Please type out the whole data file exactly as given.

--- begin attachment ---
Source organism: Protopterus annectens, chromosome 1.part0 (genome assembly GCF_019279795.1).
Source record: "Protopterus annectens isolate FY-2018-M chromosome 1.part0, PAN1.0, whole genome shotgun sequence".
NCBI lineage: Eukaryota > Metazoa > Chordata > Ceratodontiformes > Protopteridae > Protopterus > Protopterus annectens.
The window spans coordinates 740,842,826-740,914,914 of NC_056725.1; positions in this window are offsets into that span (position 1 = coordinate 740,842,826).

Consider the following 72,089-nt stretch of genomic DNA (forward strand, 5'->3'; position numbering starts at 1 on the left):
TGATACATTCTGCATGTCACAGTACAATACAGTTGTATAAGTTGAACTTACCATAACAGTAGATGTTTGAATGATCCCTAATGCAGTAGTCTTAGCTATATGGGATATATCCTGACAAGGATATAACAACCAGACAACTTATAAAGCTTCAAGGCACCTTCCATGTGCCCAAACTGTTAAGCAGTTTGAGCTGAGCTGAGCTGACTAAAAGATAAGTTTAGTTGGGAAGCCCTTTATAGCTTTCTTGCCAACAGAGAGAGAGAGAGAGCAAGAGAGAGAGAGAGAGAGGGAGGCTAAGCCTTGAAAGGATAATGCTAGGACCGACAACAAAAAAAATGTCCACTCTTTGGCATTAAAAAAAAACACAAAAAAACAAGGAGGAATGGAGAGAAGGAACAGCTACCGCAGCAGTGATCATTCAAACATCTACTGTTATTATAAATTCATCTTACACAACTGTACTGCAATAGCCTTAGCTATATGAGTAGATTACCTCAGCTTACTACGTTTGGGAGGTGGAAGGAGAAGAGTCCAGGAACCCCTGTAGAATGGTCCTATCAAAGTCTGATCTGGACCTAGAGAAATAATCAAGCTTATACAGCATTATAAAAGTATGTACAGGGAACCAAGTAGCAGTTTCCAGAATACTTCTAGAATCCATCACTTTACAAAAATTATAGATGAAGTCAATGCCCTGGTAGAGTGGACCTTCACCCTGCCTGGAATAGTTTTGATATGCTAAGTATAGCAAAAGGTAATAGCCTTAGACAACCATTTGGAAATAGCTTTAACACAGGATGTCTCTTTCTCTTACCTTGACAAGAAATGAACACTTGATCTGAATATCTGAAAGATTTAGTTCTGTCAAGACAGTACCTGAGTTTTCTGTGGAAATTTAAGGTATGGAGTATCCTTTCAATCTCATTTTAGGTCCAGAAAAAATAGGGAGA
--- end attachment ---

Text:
Source organism: Protopterus annectens, chromosome 1.part0 (genome assembly GCF_019279795.1).
Source record: "Protopterus annectens isolate FY-2018-M chromosome 1.part0, PAN1.0, whole genome shotgun sequence".
NCBI lineage: Eukaryota > Metazoa > Chordata > Ceratodontiformes > Protopteridae > Protopterus > Protopterus annectens.
The window spans coordinates 740,842,826-740,914,914 of NC_056725.1; positions in this window are offsets into that span (position 1 = coordinate 740,842,826).

Consider the following 72,089-nt stretch of genomic DNA (forward strand, 5'->3'; position numbering starts at 1 on the left):
TGATACATTCTGCATGTCACAGTACAATACAGTTGTATAAGTTGAACTTACCATAACAGTAGATGTTTGAATGATCCCTAATGCAGTAGTCTTAGCTATATGGGATATATCCTGACAAGGATATAACAACCAGACAACTTATAAAGCTTCAAGGCACCTTCCATGTGCCCAAACTGTTAAGCAGTTTGAGCTGAGCTGAGCTGACTAAAAGATAAGTTTAGTTGGGAAGCCCTTTATAGCTTTCTTGCCAACAGAGAGAGAGAGAGAGCAAGAGAGAGAGAGAGAGAGGGAGGCTAAGCCTTGAAAGGATAATGCTAGGACCGACAACAAAAAAAATGTCCACTCTTTGGCATTAAAAAAAAACACAAAAAAACAAGGAGGAATGGAGAGAAGGAACAGCTACCGCAGCAGTGATCATTCAAACATCTACTGTTATTATAAATTCATCTTACACAACTGTACTGCAATAGCCTTAGCTATATGAGTAGATTACCTCAGCTTACTACGTTTGGGAGGTGGAAGGAGAAGAGTCCAGGAACCCCTGTAGAATGGTCCTATCAAAGTCTGATCTGGACCTAGAGAAATAATCAAGCTTATACAGCATTATAAAAGTATGTACAGGGAACCAAGTAGCAGTTTCCAGAATACTTCTAGAATCCATCACTTTACAAAAATTATAGATGAAGTCAATGCCCTGGTAGAGTGGACCTTCACCCTGCCTGGAATAGTTTTGATATGCTAAGTATAGCAAAAGGTAATAGCCTTAGACAACCATTTGGAAATAGCTTTAACACAGGATGTCTCTTTCTCTTACCTTGACAAGAAATGAACACTTGATCTGAATATCTGAAAGATTTAGTTCTGTCAAGACAGTACCTGAGTTTTCTGTGGAAATTTAAGGTATGGAGTATCCTTTCAATCTCATTTTAGGTCCAGAAAAAATAGGGAGA